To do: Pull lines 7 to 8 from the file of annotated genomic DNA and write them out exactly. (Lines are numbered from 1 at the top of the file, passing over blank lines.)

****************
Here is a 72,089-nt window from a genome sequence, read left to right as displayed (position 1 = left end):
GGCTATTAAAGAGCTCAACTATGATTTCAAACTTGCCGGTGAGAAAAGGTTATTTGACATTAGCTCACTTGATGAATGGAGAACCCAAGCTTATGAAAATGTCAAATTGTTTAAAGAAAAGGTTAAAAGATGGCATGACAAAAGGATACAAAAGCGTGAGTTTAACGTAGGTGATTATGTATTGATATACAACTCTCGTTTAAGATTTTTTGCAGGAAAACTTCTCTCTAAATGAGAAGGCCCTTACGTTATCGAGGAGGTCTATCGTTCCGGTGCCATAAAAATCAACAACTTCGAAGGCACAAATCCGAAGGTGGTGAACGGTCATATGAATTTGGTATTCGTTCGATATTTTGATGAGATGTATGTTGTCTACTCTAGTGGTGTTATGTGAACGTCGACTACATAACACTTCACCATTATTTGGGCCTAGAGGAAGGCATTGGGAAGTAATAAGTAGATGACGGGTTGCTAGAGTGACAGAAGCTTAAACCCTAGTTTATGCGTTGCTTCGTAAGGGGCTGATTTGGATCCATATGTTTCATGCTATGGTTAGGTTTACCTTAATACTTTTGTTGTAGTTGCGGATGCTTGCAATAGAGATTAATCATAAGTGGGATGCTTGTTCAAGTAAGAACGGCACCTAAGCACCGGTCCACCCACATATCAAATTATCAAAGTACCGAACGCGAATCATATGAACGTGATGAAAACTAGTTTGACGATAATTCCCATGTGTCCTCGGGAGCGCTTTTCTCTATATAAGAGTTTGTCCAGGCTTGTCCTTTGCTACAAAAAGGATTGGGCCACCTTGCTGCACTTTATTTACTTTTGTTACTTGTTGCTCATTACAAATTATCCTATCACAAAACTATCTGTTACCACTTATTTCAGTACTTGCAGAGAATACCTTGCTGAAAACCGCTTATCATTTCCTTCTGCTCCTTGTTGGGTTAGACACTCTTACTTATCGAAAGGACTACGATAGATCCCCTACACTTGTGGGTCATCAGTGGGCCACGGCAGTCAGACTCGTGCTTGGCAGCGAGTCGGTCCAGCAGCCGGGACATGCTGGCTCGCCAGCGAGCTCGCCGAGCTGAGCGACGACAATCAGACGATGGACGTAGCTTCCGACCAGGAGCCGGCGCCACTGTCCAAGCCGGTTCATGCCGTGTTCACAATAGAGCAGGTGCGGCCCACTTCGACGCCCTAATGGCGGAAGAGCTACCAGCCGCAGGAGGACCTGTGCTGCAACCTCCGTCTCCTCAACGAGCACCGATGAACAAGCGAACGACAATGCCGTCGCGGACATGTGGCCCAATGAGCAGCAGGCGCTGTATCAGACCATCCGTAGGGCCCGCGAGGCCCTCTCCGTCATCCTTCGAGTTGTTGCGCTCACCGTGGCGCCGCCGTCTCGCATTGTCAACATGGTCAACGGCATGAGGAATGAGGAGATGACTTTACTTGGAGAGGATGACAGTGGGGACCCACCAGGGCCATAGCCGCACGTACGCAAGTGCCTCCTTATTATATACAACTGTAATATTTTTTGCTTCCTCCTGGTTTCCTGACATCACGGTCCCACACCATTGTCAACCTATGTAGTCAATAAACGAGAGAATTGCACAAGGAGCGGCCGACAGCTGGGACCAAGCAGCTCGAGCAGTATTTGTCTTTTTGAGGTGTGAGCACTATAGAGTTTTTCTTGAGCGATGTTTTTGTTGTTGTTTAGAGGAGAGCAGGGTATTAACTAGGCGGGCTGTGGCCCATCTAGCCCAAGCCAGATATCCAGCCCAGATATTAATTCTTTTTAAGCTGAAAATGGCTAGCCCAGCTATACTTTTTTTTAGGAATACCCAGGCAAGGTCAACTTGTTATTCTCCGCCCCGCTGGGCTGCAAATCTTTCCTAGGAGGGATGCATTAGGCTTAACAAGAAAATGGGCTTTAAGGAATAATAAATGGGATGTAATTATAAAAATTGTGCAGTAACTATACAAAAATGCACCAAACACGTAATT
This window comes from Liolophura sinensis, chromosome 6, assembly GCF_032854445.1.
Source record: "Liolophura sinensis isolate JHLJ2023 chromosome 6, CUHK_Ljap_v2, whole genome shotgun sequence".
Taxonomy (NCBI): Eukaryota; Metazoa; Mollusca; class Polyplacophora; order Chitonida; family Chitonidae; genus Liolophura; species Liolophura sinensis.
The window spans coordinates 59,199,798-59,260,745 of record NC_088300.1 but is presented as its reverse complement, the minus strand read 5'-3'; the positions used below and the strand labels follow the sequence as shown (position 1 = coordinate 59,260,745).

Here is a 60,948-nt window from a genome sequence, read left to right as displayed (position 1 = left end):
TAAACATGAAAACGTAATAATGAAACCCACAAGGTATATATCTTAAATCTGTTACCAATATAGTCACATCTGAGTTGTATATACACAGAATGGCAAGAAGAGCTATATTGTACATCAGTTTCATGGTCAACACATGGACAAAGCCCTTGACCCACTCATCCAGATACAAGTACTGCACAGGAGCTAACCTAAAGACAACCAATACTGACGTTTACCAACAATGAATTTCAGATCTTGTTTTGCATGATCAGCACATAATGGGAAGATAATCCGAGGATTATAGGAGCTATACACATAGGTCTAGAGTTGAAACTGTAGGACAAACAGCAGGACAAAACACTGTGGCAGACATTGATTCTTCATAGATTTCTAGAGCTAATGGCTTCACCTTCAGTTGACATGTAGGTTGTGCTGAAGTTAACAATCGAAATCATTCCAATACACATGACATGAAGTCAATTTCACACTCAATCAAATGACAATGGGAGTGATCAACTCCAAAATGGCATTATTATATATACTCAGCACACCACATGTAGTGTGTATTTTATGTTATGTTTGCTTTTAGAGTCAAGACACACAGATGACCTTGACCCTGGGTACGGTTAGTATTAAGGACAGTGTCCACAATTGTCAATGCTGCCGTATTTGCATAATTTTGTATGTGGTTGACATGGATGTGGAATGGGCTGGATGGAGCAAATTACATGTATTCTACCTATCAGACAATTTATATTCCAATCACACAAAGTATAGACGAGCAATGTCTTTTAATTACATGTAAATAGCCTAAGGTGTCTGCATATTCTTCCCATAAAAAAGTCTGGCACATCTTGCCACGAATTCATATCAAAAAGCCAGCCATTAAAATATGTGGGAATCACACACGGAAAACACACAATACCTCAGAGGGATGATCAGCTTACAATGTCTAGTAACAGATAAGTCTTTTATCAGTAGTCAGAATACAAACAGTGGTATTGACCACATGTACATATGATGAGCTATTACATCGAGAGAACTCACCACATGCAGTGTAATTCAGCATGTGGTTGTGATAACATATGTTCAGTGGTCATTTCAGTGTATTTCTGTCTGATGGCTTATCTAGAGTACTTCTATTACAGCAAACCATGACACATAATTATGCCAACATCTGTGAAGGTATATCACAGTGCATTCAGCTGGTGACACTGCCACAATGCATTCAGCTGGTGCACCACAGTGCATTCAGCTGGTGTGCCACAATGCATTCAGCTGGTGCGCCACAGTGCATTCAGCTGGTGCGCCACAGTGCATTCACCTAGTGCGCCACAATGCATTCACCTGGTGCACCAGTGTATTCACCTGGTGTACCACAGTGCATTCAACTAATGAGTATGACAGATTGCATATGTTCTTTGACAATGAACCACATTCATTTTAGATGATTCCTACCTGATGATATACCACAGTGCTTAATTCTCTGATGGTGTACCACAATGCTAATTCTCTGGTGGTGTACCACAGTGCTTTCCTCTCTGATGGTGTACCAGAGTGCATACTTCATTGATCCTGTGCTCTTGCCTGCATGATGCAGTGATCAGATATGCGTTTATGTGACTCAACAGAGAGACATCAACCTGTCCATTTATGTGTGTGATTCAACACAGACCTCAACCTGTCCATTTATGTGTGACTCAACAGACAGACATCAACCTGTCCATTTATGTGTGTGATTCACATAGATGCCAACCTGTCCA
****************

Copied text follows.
Here is a 60,948-nt window from a genome sequence, read left to right as displayed (position 1 = left end):
TAAACATGAAAACGTAATAATGAAACCCACAAGGTATATATCTTAAATCTGTTACCAATATAGTCACATCTGAGTTGTATATACACAGAATGGCAAGAAGAGCTATATTGTACATCAGTTTCATGGTCAACACATGGACAAAGCCCTTGACCCACTCATCCAGATACAAGTACTGCACAGGAGCTAACCTAAAGACAACCAATACTGACGTTTACCAACAATGAATTTCAGATCTTGTTTTGCATGATCAGCACATAATGGGAAGATAATCCGAGGATTATAGGAGCTATACACATAGGTCTAGAGTTGAAACTGTAGGACAAACAGCAGGACAAAACACTGTGGCAGACATTGATTCTTCATAGATTTCTAGAGCTAATGGCTTCACCTTCAGTTGACATGTAGGTTGTGCTGAAGTTAACAATCGAAATCATTCCAATACACATGACATGAAGTCAATTTCACACTCAATCAAATGACAATGGGAGTGATCAACTCCAAAATGGCATTATTATATATACTCAGCACACCACATGTAGTGTGTATTTTATGTTATGTTTGCTTTTAGAGTCAAGACACACAGATGACCTTGACCCTGGGTACGGTTAGTATTAAGGACAGTGTCCACAATTGTCAATGCTGCCGTATTTGCATAATTTTGTATGTGGTTGACATGGATGTGGAATGGGCTGGATGGAGCAAATTACATGTATTCTACCTATCAGACAATTTATATTCCAATCACACAAAGTATAGACGAGCAATGTCTTTTAATTACATGTAAATAGCCTAAGGTGTCTGCATATTCTTCCCATAAAAAAGTCTGGCACATCTTGCCACGAATTCATATCAAAAAGCCAGCCATTAAAATATGTGGGAATCACACACGGAAAACACACAATACCTCAGAGGGATGATCAGCTTACAATGTCTAGTAACAGATAAGTCTTTTATCAGTAGTCAGAATACAAACAGTGGTATTGACCACATGTACATATGATGAGCTATTACATCGAGAGAACTCACCACATGCAGTGTAATTCAGCATGTGGTTGTGATAACATATGTTCAGTGGTCATTTCAGTGTATTTCTGTCTGATGGCTTATCTAGAGTACTTCTATTACAGCAAACCATGACACATAATTATGCCAACATCTGTGAAGGTATATCACAGTGCATTCAGCTGGTGACACTGCCACAATGCATTCAGCTGGTGCACCACAGTGCATTCAGCTGGTGTGCCACAATGCATTCAGCTGGTGCGCCACAGTGCATTCAGCTGGTGCGCCACAGTGCATTCACCTAGTGCGCCACAATGCATTCACCTGGTGCACCAGTGTATTCACCTGGTGTACCACAGTGCATTCAACTAATGAGTATGACAGATTGCATATGTTCTTTGACAATGAACCACATTCATTTTAGATGATTCCTACCTGATGATATACCACAGTGCTTAATTCTCTGATGGTGTACCACAATGCTAATTCTCTGGTGGTGTACCACAGTGCTTTCCTCTCTGATGGTGTACCAGAGTGCATACTTCATTGATCCTGTGCTCTTGCCTGCATGATGCAGTGATCAGATATGCGTTTATGTGACTCAACAGAGAGACATCAACCTGTCCATTTATGTGTGTGATTCAACACAGACCTCAACCTGTCCATTTATGTGTGACTCAACAGACAGACATCAACCTGTCCATTTATGTGTGTGATTCACATAGATGCCAACCTGTCCA